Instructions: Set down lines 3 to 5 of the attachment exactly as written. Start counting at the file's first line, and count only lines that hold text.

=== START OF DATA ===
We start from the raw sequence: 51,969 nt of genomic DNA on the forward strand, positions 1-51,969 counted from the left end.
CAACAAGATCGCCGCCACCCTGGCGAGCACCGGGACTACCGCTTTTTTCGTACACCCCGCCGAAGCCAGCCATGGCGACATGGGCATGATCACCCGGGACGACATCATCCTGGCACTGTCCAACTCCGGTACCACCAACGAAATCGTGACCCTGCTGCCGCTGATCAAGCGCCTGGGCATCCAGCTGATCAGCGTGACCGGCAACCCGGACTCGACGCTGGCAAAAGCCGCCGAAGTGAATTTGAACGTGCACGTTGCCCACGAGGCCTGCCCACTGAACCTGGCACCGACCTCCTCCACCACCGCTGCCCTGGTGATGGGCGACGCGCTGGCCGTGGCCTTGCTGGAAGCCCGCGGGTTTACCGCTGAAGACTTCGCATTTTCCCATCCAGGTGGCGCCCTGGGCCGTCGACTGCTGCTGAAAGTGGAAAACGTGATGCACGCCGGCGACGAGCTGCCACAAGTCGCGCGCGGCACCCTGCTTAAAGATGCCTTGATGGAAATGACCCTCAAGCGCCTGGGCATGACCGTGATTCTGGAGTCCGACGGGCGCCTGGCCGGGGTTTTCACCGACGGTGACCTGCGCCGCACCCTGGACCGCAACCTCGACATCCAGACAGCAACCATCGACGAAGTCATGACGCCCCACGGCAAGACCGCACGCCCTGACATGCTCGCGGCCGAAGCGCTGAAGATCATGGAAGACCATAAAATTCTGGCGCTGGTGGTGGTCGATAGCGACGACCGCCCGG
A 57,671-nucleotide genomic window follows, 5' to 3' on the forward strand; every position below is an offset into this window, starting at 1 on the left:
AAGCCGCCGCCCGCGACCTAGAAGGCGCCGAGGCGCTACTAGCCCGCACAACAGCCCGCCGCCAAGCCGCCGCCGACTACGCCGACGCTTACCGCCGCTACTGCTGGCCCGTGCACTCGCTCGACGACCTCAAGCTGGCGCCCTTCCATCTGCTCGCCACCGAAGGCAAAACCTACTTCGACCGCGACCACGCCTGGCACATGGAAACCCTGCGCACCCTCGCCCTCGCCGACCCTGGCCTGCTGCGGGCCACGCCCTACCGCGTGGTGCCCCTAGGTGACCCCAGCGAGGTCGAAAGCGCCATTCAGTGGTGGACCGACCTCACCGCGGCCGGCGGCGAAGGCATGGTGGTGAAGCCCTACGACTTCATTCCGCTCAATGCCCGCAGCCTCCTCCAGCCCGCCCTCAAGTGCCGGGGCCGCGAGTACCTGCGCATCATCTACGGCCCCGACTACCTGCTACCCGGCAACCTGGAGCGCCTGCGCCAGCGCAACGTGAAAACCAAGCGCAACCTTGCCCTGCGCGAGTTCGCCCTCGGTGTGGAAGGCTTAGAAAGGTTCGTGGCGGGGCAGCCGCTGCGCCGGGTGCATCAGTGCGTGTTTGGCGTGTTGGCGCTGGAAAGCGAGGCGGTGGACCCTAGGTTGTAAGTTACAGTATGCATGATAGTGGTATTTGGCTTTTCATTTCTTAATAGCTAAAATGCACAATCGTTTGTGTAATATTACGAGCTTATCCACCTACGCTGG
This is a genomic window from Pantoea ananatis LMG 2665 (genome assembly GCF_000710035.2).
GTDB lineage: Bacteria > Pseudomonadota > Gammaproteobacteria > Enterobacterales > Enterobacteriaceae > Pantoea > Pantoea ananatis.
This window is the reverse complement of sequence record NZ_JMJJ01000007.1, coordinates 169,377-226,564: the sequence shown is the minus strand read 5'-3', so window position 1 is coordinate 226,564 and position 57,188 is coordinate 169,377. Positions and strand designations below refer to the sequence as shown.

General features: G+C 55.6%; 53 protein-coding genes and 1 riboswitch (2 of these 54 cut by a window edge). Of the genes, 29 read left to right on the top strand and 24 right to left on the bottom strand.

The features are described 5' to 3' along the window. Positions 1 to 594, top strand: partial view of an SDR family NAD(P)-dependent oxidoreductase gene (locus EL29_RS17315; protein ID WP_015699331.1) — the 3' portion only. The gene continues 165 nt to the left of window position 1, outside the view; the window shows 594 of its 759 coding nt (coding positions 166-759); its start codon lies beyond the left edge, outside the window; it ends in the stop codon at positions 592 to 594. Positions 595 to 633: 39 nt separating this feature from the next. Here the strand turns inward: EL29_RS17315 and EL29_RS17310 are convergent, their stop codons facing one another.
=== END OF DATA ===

A 57,671-nucleotide genomic window follows, 5' to 3' on the forward strand; every position below is an offset into this window, starting at 1 on the left:
AAGCCGCCGCCCGCGACCTAGAAGGCGCCGAGGCGCTACTAGCCCGCACAACAGCCCGCCGCCAAGCCGCCGCCGACTACGCCGACGCTTACCGCCGCTACTGCTGGCCCGTGCACTCGCTCGACGACCTCAAGCTGGCGCCCTTCCATCTGCTCGCCACCGAAGGCAAAACCTACTTCGACCGCGACCACGCCTGGCACATGGAAACCCTGCGCACCCTCGCCCTCGCCGACCCTGGCCTGCTGCGGGCCACGCCCTACCGCGTGGTGCCCCTAGGTGACCCCAGCGAGGTCGAAAGCGCCATTCAGTGGTGGACCGACCTCACCGCGGCCGGCGGCGAAGGCATGGTGGTGAAGCCCTACGACTTCATTCCGCTCAATGCCCGCAGCCTCCTCCAGCCCGCCCTCAAGTGCCGGGGCCGCGAGTACCTGCGCATCATCTACGGCCCCGACTACCTGCTACCCGGCAACCTGGAGCGCCTGCGCCAGCGCAACGTGAAAACCAAGCGCAACCTTGCCCTGCGCGAGTTCGCCCTCGGTGTGGAAGGCTTAGAAAGGTTCGTGGCGGGGCAGCCGCTGCGCCGGGTGCATCAGTGCGTGTTTGGCGTGTTGGCGCTGGAAAGCGAGGCGGTGGACCCTAGGTTGTAAGTTACAGTATGCATGATAGTGGTATTTGGCTTTTCATTTCTTAATAGCTAAAATGCACAATCGTTTGTGTAATATTACGAGCTTATCCACCTACGCTGG
This is a genomic window from Pantoea ananatis LMG 2665 (genome assembly GCF_000710035.2).